Strafferettens fortellinger


There has not been added a translated version of this content. You can either try searching or go to the "area" home page to see if you can find the information there
Conference report

Narratives in the Criminal Process – Conference Report

The international research conference Narratives in the Criminal Process took place at the University of Bergen on Friday 30 November and Saturday 1 December 2018. More than 50 scholars, researchers and students attended 28 presentations of papers on various subjects in the interdisciplinary field of law, humanities, media and social sciences.

Narratives in the Criminal Process


Inspired by Peter Brooks’ claim that «law needs a narratology», some of the central questions discussed were the following: What is the significance of narratives in the legal process? How do narratives influence the decision-making process of judges and jurors? What characterizes the court’s own narratives in judgements and judicial opinions? How do narratives shape press reports about criminal cases?

The conference was organized by the research project A Narratology of Criminal Cases that is funded by the Research Council of Norway. The organizing team consisted of principal investigator Frode Helmich Pedersen, postdoctoral researcher Espen Ingebrigtsen and phd student Erlend Liisberg. The venue was the Faculty of law of the University of Bergen, situated at Magnus Lagabøtes plass 1.



The first day of the conference began with words of welcome by PI Frode Helmich Pedersen. Then Jeanne Gaakeer (Rotterdam) held her keynote lectures about “Judicial Narration as Explanation of Facts and Circumstances”. Professor Gaakeer illustrated what she considers to be important building blocks from philosophical hermeneutics and (legal) narratology for judicial practice by means of an analysis of case law.

On Friday, 4 interesting talks were given in plenary sessions:

  • Peter van Koppen (VU Amsterdam): Anchored Narratives 25 years later
  • Tor Langbach (Trondheim): Narratives in court. The different perspectives of the prosecutor, the defence lawyer and the judge
  • Hans Petter Graver (Oslo): Between Structure and Action. Using Narratives to Explain Legal Reason
  • Arild Linneberg (Bergen): Stories, Law and Justice. The Place of Narratives in the Field of Law and Humanities.

In 4 parallel sessions, 10 papers were presented:

  • Bjørn O. Berg (Trondheim): The Story in the Judgment and the Standard of Proof
  • Erlend Liisberg (Bergen): The Court’s Account of Events in the Norwegian Criminal Judgment
  • Silje Warberg (Trondheim): Sevlegutten’s Legacy. Between Court-Proceedings and Oral Tradition
  • Ivana Marković (Belgrade): The CSI-Narrative and its possible effect on the criminal process
  • Vidar Halvorsen (Oslo): Narrativity, Truth and History: Epistemic Reflections on the David Irving Libel Case
  • Line Norman Hjorth (Bergen): Language games in the courtroom
  • Mieke Vandenbroucke (Ghent): To Love or Not to Love. The Legal-discursive Afterlife of Narratives of Love in Belgian Marriage Fraud Investigations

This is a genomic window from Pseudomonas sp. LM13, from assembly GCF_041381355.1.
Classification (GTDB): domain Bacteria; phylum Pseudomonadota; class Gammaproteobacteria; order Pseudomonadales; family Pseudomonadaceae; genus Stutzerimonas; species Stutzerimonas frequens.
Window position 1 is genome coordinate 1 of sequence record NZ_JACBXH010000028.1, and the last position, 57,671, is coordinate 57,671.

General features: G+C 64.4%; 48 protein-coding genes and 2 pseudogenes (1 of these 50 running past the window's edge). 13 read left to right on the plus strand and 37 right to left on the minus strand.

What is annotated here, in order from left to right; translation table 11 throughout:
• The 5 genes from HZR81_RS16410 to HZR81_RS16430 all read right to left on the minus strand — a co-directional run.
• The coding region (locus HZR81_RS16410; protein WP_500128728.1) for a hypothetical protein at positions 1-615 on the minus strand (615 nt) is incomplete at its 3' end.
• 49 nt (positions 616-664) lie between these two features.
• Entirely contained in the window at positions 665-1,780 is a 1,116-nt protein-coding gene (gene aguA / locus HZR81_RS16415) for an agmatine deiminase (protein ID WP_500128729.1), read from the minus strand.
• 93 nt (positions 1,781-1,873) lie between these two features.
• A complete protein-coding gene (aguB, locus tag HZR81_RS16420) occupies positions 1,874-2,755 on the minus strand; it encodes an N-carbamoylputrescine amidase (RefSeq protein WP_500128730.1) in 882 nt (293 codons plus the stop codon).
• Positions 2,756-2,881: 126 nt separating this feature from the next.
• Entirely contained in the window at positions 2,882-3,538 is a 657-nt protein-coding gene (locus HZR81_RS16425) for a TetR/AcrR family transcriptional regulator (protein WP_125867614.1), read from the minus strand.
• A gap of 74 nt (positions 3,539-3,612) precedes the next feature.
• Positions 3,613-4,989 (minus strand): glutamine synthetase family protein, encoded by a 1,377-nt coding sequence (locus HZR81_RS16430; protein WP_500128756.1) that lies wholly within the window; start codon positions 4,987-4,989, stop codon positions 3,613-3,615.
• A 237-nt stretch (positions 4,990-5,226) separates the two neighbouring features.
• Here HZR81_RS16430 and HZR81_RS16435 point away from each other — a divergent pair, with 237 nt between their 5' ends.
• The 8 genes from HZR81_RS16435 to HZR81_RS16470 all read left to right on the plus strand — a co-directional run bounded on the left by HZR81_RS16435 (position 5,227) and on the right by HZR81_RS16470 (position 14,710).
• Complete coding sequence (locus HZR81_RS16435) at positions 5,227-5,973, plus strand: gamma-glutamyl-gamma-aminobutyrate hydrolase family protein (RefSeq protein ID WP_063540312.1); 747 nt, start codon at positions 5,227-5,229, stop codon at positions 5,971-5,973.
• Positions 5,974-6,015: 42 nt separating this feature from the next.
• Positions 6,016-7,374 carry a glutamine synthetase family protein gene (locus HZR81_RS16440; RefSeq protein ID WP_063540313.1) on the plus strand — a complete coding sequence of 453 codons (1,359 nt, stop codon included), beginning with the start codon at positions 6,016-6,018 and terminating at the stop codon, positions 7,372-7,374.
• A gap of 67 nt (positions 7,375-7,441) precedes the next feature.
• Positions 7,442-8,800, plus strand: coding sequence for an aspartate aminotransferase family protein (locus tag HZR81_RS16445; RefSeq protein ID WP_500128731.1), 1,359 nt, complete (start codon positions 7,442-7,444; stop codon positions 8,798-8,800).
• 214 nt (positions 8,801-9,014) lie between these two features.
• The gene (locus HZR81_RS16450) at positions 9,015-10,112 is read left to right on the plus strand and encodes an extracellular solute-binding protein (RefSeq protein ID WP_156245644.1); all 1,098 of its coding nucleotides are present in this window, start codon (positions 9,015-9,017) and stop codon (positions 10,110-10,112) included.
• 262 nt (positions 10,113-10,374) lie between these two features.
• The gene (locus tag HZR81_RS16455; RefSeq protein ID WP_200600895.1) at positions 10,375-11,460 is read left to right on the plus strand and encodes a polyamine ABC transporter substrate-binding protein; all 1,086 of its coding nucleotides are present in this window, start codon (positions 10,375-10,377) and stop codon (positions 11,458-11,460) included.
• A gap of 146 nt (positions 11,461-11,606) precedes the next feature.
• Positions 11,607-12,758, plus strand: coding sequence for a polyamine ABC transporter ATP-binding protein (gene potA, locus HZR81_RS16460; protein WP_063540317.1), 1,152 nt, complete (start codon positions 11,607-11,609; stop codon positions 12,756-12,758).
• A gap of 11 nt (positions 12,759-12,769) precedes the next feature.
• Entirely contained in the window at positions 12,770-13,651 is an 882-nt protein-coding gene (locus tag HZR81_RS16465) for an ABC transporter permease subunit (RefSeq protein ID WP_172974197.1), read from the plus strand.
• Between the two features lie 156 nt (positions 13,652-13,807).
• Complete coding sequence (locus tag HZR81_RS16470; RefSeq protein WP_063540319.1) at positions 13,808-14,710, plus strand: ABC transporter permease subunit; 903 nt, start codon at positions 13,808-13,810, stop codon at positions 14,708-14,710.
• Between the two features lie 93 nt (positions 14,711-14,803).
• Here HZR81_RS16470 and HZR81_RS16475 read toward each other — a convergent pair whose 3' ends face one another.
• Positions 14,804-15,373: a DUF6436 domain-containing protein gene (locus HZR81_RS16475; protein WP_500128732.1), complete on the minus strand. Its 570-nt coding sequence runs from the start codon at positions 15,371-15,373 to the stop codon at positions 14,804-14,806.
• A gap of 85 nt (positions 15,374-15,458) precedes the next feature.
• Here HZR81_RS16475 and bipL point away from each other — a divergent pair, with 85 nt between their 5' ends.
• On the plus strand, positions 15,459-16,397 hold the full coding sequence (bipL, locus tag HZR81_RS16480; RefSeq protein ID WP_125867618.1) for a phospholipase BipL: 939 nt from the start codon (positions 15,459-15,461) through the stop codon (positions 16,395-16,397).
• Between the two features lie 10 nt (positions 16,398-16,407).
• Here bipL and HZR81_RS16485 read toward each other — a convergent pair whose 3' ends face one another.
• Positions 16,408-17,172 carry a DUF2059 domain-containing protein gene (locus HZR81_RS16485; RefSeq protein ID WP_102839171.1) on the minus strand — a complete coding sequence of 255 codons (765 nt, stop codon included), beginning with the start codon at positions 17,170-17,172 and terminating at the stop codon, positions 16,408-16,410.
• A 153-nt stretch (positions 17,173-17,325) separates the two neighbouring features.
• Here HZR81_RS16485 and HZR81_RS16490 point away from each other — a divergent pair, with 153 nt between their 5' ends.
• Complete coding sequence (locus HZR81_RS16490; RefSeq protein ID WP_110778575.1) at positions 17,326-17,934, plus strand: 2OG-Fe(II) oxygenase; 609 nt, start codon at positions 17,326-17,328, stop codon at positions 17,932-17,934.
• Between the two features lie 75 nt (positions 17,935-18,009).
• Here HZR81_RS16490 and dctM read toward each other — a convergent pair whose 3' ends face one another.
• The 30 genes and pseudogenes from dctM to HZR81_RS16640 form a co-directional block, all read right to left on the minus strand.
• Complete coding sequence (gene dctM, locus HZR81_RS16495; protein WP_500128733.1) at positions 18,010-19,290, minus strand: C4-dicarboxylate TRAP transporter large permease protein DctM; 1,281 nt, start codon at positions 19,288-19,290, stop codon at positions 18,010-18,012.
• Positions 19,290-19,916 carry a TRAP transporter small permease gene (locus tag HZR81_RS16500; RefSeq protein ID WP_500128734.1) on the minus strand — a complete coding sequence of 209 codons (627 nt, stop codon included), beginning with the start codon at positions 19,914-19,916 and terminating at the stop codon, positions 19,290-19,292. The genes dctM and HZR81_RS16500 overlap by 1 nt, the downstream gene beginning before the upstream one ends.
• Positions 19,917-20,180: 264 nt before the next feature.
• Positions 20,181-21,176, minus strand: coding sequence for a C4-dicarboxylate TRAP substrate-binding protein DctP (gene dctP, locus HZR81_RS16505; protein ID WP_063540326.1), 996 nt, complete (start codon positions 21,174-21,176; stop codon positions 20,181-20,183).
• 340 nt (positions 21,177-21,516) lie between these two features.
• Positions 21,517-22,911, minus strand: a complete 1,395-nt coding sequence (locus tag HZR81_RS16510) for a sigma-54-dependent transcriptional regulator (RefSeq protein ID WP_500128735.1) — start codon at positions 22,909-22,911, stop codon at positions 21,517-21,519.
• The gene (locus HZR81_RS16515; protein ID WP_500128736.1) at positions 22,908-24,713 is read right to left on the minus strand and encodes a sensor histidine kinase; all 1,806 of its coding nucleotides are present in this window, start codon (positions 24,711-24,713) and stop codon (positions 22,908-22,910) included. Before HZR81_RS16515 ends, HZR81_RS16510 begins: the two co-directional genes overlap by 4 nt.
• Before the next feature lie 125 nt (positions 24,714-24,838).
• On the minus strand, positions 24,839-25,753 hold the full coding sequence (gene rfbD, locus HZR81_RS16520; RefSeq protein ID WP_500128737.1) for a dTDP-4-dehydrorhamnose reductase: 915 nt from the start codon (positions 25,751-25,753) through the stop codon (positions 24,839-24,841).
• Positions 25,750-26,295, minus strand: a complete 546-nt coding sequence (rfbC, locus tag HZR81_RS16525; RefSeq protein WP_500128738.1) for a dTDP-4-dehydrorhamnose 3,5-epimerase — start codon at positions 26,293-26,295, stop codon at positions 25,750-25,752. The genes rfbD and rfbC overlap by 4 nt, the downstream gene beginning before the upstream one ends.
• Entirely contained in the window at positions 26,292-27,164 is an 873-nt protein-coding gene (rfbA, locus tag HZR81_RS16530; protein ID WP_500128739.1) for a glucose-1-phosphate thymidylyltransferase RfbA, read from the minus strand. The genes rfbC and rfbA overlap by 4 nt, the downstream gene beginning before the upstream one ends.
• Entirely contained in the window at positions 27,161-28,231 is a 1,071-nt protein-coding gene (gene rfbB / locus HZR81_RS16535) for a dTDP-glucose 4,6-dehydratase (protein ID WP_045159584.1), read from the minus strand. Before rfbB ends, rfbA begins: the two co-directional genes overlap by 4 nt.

• Per Jørgen Ystehede (Oslo): ‘Two Suspicious Persons’ and the rise of the Norwegian Press Complaints Commission
  • Tara Søderholm (Oslo): Stories of crime and criminal justice. News values and narrative opportunities
  • Corina Löwe and Beate Schirrmacher (Växjö): How to Tell the Story of a Trial and Why. The Narrative Structure of Journalistic Court Reporting.

The discussions were continued in the restaurant Bien Centro in the afternoon. Subsequently a public debate about the conference theme was organized at the House of Literature in Østre Skostredet 5–7. In a vivid debate moderated by postdoc Espen Ingebrigtsen, the professors Greta Olson, Peter van Koppen and Matías Martínez discussed the significance of narratives in the criminal process. The debate will soon be posted.



In the first lecture on Saturday, professor Matías Martínez (Wuppertal) raised the question “Is There a Language of Truth?” in his keynote lecture. Professor Martínez discussed whether objective linguistic features may be found that signify credibility of witness accounts in court hearings.

The following intriguing plenary talks were given on Saturday:

  • Greta Olson (Giessen): Narrating Culpability in the Case of Susanne from Mainz. Immigration Fears and Reported Details
  • Werner Gephart (Bonn) Narration or Subsumption? Two Operations of Imputing Crime and Punishment
  • Ralph Grunewald (Madison): Narratives of Guilt and Innocence: The Evidentiary Power of Narrative in Wrongful Conviction Cases
  • Frode Helmich Pedersen (Bergen): The Narrative in the Judgment.

Furthermore, 8 papers were presented in 4 parallel sessions:

  • Gunilla Byrman and Joacim Lindh (Växjö) Narratives on Abuse in Investigations and Trials
  • Julie Høivik (Oslo): Storytelling in Court Cases Concerning Violence towards Police Officers
  • Espen Ingebrigtsen (Bergen): Speech Representation in written Norwegian judgments
  • Audun Kjus (Oslo): Quotations in and of the Witness Statements in Criminal Trials
  • Chen Meng Lam (Singapore): Using Artificial Intelligence in Narratives in the Criminal Process
  • Michał Peno (Szczecin): Criminal Law: Between Fiction and Values
  • Marlene Weck (Freiburg): Narrated History in the Court. Records of the International Criminal Tribunal for the Former Yugoslavia (ICTY)
  • Helena Whalen-Bridge (Singapore): Comparative Legal Narrative: Framework for First Instance Proceedings

The many intriguing presentations and the vivid discussions made the conference Narratives in the Criminal Process to a fruitful exchange of perspectives in the interdisciplinary field of law, humanities and social sciences. The organizing team would like to thank all speakers for contributing to make the conference a great success. We are looking forward to continue the discussions that emerged from our meeting in Bergen.